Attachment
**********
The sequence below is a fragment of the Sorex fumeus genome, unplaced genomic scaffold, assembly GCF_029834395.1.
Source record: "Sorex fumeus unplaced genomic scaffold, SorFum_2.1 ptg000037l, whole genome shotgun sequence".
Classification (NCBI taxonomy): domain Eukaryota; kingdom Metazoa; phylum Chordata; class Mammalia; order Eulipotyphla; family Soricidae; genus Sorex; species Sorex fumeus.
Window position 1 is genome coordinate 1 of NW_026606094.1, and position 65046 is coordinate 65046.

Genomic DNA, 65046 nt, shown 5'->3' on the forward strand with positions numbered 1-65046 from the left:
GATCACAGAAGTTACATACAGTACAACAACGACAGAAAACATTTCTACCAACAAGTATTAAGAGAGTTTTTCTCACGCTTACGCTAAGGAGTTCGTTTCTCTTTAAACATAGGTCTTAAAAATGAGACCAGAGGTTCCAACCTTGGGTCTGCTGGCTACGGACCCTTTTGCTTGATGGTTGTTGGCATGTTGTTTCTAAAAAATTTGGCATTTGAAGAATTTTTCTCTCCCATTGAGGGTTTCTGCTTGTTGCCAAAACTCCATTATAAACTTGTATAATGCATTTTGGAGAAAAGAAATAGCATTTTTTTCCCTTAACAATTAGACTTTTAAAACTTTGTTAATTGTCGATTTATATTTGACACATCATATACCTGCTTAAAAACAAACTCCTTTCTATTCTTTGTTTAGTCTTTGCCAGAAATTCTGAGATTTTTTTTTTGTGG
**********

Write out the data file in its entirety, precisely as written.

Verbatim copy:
The sequence below is a fragment of the Sorex fumeus genome, unplaced genomic scaffold, assembly GCF_029834395.1.
Source record: "Sorex fumeus unplaced genomic scaffold, SorFum_2.1 ptg000037l, whole genome shotgun sequence".
Classification (NCBI taxonomy): domain Eukaryota; kingdom Metazoa; phylum Chordata; class Mammalia; order Eulipotyphla; family Soricidae; genus Sorex; species Sorex fumeus.
Window position 1 is genome coordinate 1 of NW_026606094.1, and position 65046 is coordinate 65046.

Genomic DNA, 65046 nt, shown 5'->3' on the forward strand with positions numbered 1-65046 from the left:
GATCACAGAAGTTACATACAGTACAACAACGACAGAAAACATTTCTACCAACAAGTATTAAGAGAGTTTTTCTCACGCTTACGCTAAGGAGTTCGTTTCTCTTTAAACATAGGTCTTAAAAATGAGACCAGAGGTTCCAACCTTGGGTCTGCTGGCTACGGACCCTTTTGCTTGATGGTTGTTGGCATGTTGTTTCTAAAAAATTTGGCATTTGAAGAATTTTTCTCTCCCATTGAGGGTTTCTGCTTGTTGCCAAAACTCCATTATAAACTTGTATAATGCATTTTGGAGAAAAGAAATAGCATTTTTTTCCCTTAACAATTAGACTTTTAAAACTTTGTTAATTGTCGATTTATATTTGACACATCATATACCTGCTTAAAAACAAACTCCTTTCTATTCTTTGTTTAGTCTTTGCCAGAAATTCTGAGATTTTTTTTTTGTGG